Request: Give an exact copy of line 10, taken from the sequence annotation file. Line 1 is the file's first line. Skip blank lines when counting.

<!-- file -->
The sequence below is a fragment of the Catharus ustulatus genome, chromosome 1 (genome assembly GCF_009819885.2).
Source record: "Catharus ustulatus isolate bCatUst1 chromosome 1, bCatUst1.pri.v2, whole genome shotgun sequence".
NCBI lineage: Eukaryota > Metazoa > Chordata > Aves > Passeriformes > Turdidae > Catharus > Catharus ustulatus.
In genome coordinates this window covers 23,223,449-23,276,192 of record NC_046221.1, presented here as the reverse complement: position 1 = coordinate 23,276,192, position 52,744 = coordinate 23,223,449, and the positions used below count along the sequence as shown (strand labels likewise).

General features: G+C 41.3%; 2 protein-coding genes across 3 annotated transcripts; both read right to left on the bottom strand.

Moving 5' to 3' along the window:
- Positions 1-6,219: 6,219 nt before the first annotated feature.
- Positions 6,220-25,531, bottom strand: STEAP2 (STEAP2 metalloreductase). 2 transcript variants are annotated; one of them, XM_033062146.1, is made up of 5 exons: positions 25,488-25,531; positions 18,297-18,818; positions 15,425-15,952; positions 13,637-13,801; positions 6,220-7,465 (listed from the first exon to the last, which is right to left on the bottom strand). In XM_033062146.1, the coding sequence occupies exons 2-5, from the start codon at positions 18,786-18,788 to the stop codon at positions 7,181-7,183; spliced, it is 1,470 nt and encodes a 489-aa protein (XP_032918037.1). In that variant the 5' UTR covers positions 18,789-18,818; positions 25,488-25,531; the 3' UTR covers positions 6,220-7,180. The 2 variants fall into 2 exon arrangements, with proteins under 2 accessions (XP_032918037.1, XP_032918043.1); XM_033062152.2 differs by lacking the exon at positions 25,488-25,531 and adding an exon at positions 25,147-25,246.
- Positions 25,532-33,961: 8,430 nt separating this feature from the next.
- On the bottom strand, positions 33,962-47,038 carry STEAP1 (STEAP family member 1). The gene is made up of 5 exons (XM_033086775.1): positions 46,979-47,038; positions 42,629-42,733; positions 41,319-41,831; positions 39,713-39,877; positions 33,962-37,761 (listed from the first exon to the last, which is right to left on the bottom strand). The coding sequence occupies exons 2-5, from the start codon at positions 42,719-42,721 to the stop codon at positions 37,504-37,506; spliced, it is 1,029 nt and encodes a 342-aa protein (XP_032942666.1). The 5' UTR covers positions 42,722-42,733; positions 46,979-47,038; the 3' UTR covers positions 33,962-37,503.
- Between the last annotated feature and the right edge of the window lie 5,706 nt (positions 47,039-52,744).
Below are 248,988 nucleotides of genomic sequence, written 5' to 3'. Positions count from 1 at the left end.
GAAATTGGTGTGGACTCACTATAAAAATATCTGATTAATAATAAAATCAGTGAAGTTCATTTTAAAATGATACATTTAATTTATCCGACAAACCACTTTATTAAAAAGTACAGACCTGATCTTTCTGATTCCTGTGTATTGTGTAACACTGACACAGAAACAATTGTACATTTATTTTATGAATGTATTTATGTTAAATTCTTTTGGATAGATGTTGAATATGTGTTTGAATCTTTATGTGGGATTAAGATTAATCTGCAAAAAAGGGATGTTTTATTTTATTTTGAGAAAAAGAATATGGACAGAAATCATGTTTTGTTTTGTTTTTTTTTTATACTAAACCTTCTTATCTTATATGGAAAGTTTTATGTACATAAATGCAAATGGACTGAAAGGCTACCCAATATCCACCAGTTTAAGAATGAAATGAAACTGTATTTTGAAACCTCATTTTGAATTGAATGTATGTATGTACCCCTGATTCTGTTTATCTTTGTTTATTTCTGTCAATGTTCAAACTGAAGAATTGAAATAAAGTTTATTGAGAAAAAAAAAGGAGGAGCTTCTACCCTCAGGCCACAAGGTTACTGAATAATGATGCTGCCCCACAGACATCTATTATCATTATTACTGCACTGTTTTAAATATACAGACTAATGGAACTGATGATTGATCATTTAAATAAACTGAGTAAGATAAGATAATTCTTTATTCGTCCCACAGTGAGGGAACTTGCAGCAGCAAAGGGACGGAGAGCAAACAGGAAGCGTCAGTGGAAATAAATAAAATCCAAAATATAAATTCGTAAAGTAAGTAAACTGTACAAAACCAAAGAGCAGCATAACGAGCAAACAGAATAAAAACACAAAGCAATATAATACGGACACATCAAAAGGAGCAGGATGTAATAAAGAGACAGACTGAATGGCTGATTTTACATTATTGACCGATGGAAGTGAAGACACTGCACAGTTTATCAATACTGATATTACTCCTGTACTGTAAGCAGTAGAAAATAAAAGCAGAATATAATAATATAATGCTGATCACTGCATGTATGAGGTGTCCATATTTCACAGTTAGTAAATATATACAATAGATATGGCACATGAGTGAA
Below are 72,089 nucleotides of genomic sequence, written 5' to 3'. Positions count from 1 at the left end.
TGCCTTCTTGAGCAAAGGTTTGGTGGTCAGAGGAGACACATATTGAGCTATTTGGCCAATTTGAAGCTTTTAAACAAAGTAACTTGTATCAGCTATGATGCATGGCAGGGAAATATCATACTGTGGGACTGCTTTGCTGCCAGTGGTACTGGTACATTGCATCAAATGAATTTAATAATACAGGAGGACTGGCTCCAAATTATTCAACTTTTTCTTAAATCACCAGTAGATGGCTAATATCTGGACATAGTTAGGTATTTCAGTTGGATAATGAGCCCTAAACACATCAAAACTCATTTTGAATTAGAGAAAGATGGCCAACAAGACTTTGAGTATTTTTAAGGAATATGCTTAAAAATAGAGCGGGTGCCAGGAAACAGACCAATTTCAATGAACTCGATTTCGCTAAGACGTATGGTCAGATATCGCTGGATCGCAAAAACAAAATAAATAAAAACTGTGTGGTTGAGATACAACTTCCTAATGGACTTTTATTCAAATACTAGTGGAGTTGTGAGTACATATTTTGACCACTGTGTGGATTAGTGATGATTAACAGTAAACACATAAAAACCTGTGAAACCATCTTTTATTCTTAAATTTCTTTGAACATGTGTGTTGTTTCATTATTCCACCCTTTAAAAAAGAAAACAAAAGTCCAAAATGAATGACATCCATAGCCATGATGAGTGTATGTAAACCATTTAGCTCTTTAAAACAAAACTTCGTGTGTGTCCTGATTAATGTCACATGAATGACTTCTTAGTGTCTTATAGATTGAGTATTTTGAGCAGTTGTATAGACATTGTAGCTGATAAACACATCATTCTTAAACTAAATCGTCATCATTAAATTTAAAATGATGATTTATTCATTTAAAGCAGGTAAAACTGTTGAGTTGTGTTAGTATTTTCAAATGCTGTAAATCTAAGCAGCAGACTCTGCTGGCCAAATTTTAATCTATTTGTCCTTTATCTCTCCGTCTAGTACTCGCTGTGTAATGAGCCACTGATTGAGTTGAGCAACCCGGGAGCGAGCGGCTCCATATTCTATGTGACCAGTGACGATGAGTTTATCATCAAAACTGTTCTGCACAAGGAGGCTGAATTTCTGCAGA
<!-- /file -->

- On the bottom strand, positions 33,962-47,038 carry STEAP1 (STEAP family member 1). The gene is made up of 5 exons (XM_033086775.1): positions 46,979-47,038; positions 42,629-42,733; positions 41,319-41,831; positions 39,713-39,877; positions 33,962-37,761 (listed from the first exon to the last, which is right to left on the bottom strand). The coding sequence occupies exons 2-5, from the start codon at positions 42,719-42,721 to the stop codon at positions 37,504-37,506; spliced, it is 1,029 nt and encodes a 342-aa protein (XP_032942666.1). The 5' UTR covers positions 42,722-42,733; positions 46,979-47,038; the 3' UTR covers positions 33,962-37,503.